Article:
About the Mayor's Office of Criminal Justice
As the Mayor’s chief advisor on public safety strategy, the Mayor’s Office of Criminal Justice shapes and funds strategies at every stage – from interactions with first responders on the street, to how cases are processed through the criminal justice system, to connecting individuals leaving Rikers Island jails with programs and services to help them build productive and healthy futures.
Solving stubborn public safety problems. New York City has had extraordinary success in driving down both crime and unnecessary incarceration. Despite these successes, there are still some stubborn problems in our criminal justice system that deserve solutions. Learn more about how we are driving down violence, safely reducing justice involvement, modernizing the criminal justice system, and building strong and safe neighborhoods.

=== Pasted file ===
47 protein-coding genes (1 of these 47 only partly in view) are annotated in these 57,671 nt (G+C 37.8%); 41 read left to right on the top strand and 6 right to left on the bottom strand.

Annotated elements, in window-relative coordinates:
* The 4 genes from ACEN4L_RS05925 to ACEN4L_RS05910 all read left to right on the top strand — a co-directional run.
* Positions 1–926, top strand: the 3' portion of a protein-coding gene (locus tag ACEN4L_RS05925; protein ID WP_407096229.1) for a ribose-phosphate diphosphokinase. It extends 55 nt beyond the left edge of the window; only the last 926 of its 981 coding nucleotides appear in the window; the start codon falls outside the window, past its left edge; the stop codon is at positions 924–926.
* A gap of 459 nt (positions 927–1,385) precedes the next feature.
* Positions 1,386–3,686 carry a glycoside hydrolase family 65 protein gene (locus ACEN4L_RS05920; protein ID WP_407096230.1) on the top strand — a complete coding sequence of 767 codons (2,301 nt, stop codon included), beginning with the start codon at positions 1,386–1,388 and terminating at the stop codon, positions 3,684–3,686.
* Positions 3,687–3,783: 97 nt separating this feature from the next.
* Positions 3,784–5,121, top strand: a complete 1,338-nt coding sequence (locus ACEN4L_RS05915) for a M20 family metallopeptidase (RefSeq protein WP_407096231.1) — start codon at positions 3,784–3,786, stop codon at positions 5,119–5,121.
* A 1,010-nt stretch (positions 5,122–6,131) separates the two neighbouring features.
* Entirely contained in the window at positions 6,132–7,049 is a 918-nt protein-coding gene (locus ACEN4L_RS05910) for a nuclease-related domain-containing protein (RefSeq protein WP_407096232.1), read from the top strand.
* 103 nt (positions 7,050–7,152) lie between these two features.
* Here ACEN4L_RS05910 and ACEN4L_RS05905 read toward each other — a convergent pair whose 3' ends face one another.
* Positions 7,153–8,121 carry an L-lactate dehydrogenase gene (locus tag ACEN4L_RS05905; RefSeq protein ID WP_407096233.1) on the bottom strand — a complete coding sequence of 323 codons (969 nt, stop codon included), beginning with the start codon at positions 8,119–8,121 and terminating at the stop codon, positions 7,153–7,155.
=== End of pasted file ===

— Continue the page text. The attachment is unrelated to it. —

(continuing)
Driving change through research. We have a research unit that rigorously tests how effectively the criminal justice system is fighting crime and reducing unnecessary incarceration. Learn more about our commitment to evidence-driven public safety solutions.
Promoting enhanced, effective coordination among law enforcement, prosecutors, the defense bar, and the courts. Promoting public safety is the job of law enforcement, but it is also the responsibility of every other agency that that interacts an individual before, during, and after involvement with the criminal justice system. We work closely with the court system, the District Attorneys, the NYPD, the Departments of Correction, Probation, and Health and Mental Hygiene, the defense bar and community leaders to shape effective criminal justice strategies.
- Justice Reboot, a long-term commitment to reduce unnecessary incarceration safely and promote confidence in the fairness of the justice system, by cutting the time it takes cases to go through the system and by improving the summons process
- The Mayor’s Action Plan for Neighborhood Safety, a comprehensive initiative to reduce crime and strengthen neighborhoods in the 15 New York City Housing Authority developments that account for 20% of all violent crime in the City’s public housing